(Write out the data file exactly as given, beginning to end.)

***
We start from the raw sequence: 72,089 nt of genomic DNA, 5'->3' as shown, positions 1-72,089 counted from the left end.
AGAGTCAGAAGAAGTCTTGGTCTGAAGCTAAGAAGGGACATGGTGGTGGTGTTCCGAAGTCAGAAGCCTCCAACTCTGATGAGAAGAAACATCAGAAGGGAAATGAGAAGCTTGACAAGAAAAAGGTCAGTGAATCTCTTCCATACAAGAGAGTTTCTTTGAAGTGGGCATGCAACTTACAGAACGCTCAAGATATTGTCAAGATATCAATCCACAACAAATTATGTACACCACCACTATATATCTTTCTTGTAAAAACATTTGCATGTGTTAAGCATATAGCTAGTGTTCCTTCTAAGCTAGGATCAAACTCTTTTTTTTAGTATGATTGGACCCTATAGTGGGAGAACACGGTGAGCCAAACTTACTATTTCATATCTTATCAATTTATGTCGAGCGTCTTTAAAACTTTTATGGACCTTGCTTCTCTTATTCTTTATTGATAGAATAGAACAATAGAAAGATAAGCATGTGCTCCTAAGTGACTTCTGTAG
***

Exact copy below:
We start from the raw sequence: 72,089 nt of genomic DNA, 5'->3' as shown, positions 1-72,089 counted from the left end.
AGAGTCAGAAGAAGTCTTGGTCTGAAGCTAAGAAGGGACATGGTGGTGGTGTTCCGAAGTCAGAAGCCTCCAACTCTGATGAGAAGAAACATCAGAAGGGAAATGAGAAGCTTGACAAGAAAAAGGTCAGTGAATCTCTTCCATACAAGAGAGTTTCTTTGAAGTGGGCATGCAACTTACAGAACGCTCAAGATATTGTCAAGATATCAATCCACAACAAATTATGTACACCACCACTATATATCTTTCTTGTAAAAACATTTGCATGTGTTAAGCATATAGCTAGTGTTCCTTCTAAGCTAGGATCAAACTCTTTTTTTTAGTATGATTGGACCCTATAGTGGGAGAACACGGTGAGCCAAACTTACTATTTCATATCTTATCAATTTATGTCGAGCGTCTTTAAAACTTTTATGGACCTTGCTTCTCTTATTCTTTATTGATAGAATAGAACAATAGAAAGATAAGCATGTGCTCCTAAGTGACTTCTGTAG